West Texas Intermediate crude oil, which had been selling for $105 a barrel at the end of March, fell to $80 a barrel last week, while Brent has come from $125 down to near $90. These price declines will translate into substantial savings for U.S. consumers in the weeks ahead.
Since Brent and WTI diverged, it has been Brent that matters for U.S. retail gasoline prices; this fact and the reasons for it were discussed here. A regression of the average U.S. retail gasoline price on the price of Brent over 2000-2012 captures the close relation (OLS standard errors in parentheses):
If gasoline prices do fall from their value in April near $3.92 to $3.12, that would be an 80 cents/gallon swing. With Americans buying about 140 billion gallons of gasoline each year, that translates into an extra $112 billion over the course of a year that consumers would have available to spend on other things besides gasoline.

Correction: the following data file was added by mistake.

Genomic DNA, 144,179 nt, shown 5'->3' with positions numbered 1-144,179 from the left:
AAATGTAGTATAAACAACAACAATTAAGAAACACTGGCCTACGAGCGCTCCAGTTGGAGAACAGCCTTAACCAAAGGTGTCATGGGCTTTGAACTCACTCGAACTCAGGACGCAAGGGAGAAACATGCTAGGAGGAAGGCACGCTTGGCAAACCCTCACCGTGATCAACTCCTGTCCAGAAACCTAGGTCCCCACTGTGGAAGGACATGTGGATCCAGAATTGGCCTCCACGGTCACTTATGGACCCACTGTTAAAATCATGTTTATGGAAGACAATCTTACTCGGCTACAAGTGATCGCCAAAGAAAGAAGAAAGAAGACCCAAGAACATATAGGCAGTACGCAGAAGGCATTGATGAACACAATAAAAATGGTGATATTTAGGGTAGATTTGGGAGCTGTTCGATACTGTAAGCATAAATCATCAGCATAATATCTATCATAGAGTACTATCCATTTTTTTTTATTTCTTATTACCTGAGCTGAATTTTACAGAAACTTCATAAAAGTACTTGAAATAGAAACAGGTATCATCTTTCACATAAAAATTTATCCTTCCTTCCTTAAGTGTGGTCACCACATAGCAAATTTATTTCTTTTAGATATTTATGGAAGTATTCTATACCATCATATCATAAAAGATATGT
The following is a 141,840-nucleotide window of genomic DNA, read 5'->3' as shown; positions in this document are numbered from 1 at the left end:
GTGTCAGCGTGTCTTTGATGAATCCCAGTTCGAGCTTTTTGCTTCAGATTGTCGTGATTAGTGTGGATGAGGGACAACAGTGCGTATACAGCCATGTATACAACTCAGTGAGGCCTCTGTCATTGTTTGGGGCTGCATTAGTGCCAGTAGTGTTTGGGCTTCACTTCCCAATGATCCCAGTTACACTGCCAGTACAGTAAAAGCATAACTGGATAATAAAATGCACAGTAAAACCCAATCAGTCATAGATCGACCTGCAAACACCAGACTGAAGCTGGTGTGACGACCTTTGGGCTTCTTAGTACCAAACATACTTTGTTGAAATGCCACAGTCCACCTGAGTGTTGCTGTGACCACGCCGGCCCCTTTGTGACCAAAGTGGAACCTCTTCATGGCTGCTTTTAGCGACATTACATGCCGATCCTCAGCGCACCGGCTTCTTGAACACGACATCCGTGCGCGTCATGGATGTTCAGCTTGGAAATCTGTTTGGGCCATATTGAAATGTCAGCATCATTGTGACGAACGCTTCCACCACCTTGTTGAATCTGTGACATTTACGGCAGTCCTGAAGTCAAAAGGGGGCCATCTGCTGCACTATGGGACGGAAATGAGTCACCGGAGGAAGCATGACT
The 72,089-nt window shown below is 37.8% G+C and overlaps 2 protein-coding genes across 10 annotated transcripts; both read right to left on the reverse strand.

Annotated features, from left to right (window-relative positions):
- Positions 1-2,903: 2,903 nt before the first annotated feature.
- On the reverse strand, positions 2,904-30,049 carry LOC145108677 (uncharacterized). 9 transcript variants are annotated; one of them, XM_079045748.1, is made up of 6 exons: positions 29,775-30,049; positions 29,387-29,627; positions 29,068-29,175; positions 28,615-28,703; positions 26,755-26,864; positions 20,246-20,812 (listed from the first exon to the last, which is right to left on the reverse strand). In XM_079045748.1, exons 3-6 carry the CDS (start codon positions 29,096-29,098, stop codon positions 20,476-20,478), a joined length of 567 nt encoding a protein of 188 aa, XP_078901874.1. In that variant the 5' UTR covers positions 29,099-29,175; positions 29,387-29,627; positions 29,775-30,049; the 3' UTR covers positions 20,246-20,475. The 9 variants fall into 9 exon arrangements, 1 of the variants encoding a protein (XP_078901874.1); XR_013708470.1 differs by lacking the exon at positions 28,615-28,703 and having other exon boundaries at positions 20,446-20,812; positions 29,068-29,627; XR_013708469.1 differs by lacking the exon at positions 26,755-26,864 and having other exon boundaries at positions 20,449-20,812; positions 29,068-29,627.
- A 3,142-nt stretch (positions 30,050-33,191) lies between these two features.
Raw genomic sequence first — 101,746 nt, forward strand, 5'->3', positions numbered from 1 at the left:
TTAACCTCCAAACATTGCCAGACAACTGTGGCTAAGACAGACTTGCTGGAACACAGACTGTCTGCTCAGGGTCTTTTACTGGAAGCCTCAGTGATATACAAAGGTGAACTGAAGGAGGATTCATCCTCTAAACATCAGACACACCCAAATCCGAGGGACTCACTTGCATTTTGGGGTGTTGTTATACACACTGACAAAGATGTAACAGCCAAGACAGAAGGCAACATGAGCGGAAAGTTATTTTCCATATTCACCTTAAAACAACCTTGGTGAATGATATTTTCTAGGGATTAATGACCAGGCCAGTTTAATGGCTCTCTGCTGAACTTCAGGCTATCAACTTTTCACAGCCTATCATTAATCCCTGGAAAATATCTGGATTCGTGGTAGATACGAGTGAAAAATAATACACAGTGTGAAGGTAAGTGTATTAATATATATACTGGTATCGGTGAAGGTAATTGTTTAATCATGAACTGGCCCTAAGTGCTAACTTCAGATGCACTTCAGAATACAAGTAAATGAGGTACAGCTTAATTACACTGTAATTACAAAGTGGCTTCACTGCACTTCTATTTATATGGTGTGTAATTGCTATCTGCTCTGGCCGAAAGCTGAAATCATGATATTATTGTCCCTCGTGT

So should we be celebrating? I’m afraid not. The primary reason that oil prices have come down is because of growing signs of weakness in the world economy. I am very concerned about where events in Europe are going to lead, and recent U.S. data indicate some weakening. Cheap gas helps, but not so much if you don’t have a job.
But I will offer this advice: wait another week or two if you can before filling up the tank.
This post originally appeared at Econbrowser and is posted with permission.